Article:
At the same time, according to a study by Zacks Investment Research, 99 percent of the ratings issued by major Wall Street firms were either “buy” or, at worst, “hold.”
For investors, the results were an unmitigated disaster:
In 1999, for example, Morgan Stanley Dean Witter analyst Mary Meeker — dubbed “Queen of the Internet” by Barron’s — issued a “buy” rating on Priceline.com at $104 per share. Within 21 months, the stock was toast — selling for $1.50.
Investors who heeded Ms. Meeker’s recommendation would have lost 98 percent of their money, turning a $10,000 mountain of cash into a $144 molehill.
Undaunted, Ms. Meeker also issued “buy” ratings on Yahoo, Amazon.com, Drugstore.com, and Homestore.com. The financial media reported the recommendations with a straight face. Then, Yahoo crashed 97 percent; Amazon.com 95 percent; Drugstore.com 99 percent; and Homestore.com 95.5 percent.
Why did Ms. Meeker recommend those dogs in the first place? And why did Ms. Meeker stubbornly stand by her “buy” ratings even as they crashed 20, 50, 70 percent, and, finally, as much as 99 percent?
One reason was because virtually every one of Ms. Meeker’s “strong buys” was paying Ms. Meeker’s employer — Morgan Stanley Dean Witter — to promote its shares, and because Morgan Stanley rewarded Ms. Meeker for the effort with a $15 million paycheck.
While millions of investors lost their shirts, Morgan Stanley Dean Witter and Mary Meeker, as well as the companies they were promoting, cried all the way to the bank.
An isolated case? Not even close! In 1999, Salomon Smith Barney’s top executives received electrifying news: AT&T was planning to take its giant wireless division public, in what would be the largest Initial Public Offering (IPO) in history.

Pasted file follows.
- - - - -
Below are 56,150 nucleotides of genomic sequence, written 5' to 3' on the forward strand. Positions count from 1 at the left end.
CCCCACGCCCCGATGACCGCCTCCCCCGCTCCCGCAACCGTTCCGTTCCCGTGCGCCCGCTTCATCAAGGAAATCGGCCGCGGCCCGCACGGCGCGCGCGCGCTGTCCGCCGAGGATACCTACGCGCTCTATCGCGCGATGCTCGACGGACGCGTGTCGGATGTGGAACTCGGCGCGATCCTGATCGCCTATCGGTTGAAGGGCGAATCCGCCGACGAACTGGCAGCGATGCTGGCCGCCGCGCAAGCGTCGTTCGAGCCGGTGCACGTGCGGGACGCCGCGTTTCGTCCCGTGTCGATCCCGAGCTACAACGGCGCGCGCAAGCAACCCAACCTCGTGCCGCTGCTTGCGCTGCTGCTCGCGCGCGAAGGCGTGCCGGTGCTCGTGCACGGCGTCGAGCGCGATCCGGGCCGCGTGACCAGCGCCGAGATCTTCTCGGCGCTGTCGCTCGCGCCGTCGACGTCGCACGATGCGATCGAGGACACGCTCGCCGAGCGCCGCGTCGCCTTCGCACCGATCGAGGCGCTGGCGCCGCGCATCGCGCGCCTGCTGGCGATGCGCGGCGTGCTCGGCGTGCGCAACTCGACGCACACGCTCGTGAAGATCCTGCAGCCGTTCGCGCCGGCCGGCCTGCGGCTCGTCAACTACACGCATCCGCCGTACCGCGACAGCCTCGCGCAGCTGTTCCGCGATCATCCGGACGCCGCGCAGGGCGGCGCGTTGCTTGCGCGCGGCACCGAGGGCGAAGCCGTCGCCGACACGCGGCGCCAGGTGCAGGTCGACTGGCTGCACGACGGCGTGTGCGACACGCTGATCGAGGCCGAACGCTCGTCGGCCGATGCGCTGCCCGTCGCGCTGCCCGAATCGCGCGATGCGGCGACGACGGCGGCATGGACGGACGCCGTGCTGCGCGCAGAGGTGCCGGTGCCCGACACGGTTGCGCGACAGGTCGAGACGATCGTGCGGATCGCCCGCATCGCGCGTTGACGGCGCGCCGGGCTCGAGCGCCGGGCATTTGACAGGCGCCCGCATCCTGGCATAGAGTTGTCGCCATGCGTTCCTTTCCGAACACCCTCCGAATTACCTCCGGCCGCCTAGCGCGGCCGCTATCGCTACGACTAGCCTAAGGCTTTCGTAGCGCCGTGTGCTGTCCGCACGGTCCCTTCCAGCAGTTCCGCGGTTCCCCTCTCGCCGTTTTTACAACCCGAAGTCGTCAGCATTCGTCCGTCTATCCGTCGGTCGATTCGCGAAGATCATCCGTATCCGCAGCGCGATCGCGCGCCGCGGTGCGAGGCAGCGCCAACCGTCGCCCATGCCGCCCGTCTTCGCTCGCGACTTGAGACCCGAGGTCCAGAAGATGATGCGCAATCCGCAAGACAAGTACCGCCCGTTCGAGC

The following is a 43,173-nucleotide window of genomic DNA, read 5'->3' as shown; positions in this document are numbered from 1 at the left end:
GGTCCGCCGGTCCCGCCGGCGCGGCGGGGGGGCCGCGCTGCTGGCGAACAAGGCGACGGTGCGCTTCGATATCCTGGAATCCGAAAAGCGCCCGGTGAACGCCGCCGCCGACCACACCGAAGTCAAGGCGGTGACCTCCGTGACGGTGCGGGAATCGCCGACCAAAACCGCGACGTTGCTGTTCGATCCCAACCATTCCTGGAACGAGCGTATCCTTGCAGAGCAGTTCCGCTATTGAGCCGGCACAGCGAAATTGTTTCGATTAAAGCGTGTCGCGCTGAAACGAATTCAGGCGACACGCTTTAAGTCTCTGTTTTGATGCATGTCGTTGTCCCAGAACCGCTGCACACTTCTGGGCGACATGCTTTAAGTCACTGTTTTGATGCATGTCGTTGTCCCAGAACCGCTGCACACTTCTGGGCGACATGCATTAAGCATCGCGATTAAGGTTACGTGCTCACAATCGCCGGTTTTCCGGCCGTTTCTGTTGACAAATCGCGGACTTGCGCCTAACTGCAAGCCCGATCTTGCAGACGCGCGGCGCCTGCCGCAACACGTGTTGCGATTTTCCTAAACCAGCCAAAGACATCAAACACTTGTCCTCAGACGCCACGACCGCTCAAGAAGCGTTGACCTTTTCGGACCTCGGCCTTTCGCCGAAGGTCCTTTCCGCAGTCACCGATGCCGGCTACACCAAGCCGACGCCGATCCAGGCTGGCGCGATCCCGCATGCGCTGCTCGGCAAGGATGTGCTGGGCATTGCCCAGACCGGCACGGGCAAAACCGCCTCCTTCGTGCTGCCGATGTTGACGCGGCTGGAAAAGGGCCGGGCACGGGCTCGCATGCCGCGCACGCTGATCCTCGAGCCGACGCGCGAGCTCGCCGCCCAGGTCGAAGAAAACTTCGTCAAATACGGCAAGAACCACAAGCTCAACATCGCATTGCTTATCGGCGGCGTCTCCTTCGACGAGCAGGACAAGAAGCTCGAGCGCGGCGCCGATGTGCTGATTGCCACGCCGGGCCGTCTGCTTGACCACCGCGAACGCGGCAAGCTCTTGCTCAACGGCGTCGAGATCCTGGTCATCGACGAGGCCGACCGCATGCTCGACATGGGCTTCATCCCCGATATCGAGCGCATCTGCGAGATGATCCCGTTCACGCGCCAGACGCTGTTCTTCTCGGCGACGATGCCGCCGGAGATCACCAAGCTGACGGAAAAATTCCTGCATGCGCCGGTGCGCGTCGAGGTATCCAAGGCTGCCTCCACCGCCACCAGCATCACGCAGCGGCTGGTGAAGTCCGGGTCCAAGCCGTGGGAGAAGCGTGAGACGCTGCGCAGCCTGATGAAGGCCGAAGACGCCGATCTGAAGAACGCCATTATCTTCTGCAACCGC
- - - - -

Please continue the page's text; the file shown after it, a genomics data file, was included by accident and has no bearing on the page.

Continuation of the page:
Naturally, every brokerage firm on Wall Street wanted to do the underwriting for this once-in-a-lifetime IPO, and for good reason: The fees would amount to millions of dollars. But Salomon had an issue.
One of its chief stock analysts, Jack Grubman, had been saying negative things about AT&T for years. A major problem? Not really. By the time Salomon’s hotshots made their pitch to pick up AT&T’s underwriting business, Grubman had miraculously changed his rating to a “buy.”
Mark Kastan of Credit Suisse First Boston liked Winstar almost as much as Grubman did, issuing and reiterating “buy” ratings until the bitter end. No surprise there: Kastan’s firm owned $511 million in Winstar stock.
Separately, in 2000, an analyst at Goldman Sachs oozed 11 gloriously positive ratings on stocks that subsequently smashed investors’ portfolios. He got paid $20 million for his efforts. One of his best performing recommendations of the year was down 71 percent; his worst was down 99.8 percent.
Merrill Lynch’s Henry Blodget gained fame by predicting Amazon.com would hit $400 per share. It was soon selling for under $11. Blodget also predicted that Quokka Sports would hit $1,250 a share. It went bankrupt.
He issued and reissued strong “buy” ratings for Pets.com (went out of business), eToys (lost 95 percent of its value), InfoSpace (shed 92 percent), and Barnes & Nobel.com (lost 84 percent of its value).
Yet even while investors lost billions, Merrill Lynch cleaned up — $100 million on Internet IPOs alone.
In each of these cases, brokerages made millions. The analysts made millions. But investors lost their shirts. All told, from peak to trough, nearly $10 trillion in market value was lost.
Could Something Like This Happen Again?
Yes, of course. But not now. And probably not in the tech sector. Here’s why …
First, in the past decade, Internet companies have learned not only how to attract millions of visitors and users, but also how to monetize that resource.